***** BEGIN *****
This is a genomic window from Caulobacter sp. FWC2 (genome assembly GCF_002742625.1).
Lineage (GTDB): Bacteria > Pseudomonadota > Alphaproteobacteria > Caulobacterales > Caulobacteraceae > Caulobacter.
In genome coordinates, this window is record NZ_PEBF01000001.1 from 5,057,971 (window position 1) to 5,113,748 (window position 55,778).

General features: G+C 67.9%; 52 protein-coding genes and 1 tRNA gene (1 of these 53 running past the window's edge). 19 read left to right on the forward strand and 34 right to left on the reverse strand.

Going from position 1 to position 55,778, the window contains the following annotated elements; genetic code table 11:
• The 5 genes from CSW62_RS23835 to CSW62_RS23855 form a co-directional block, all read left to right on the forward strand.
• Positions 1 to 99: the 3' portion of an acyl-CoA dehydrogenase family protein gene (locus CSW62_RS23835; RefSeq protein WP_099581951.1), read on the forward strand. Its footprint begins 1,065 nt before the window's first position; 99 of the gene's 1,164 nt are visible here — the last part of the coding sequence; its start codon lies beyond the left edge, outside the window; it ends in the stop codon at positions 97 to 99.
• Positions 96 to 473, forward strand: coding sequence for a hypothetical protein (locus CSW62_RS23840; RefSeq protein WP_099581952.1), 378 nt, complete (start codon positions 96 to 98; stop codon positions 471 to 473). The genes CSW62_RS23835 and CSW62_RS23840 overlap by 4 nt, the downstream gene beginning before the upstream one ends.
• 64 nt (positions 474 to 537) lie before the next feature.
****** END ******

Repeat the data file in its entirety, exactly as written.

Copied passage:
This is a genomic window from Caulobacter sp. FWC2 (genome assembly GCF_002742625.1).
Lineage (GTDB): Bacteria > Pseudomonadota > Alphaproteobacteria > Caulobacterales > Caulobacteraceae > Caulobacter.
In genome coordinates, this window is record NZ_PEBF01000001.1 from 5,057,971 (window position 1) to 5,113,748 (window position 55,778).

General features: G+C 67.9%; 52 protein-coding genes and 1 tRNA gene (1 of these 53 running past the window's edge). 19 read left to right on the forward strand and 34 right to left on the reverse strand.

Going from position 1 to position 55,778, the window contains the following annotated elements; genetic code table 11:
• The 5 genes from CSW62_RS23835 to CSW62_RS23855 form a co-directional block, all read left to right on the forward strand.
• Positions 1 to 99: the 3' portion of an acyl-CoA dehydrogenase family protein gene (locus CSW62_RS23835; RefSeq protein WP_099581951.1), read on the forward strand. Its footprint begins 1,065 nt before the window's first position; 99 of the gene's 1,164 nt are visible here — the last part of the coding sequence; its start codon lies beyond the left edge, outside the window; it ends in the stop codon at positions 97 to 99.
• Positions 96 to 473, forward strand: coding sequence for a hypothetical protein (locus CSW62_RS23840; RefSeq protein WP_099581952.1), 378 nt, complete (start codon positions 96 to 98; stop codon positions 471 to 473). The genes CSW62_RS23835 and CSW62_RS23840 overlap by 4 nt, the downstream gene beginning before the upstream one ends.
• 64 nt (positions 474 to 537) lie before the next feature.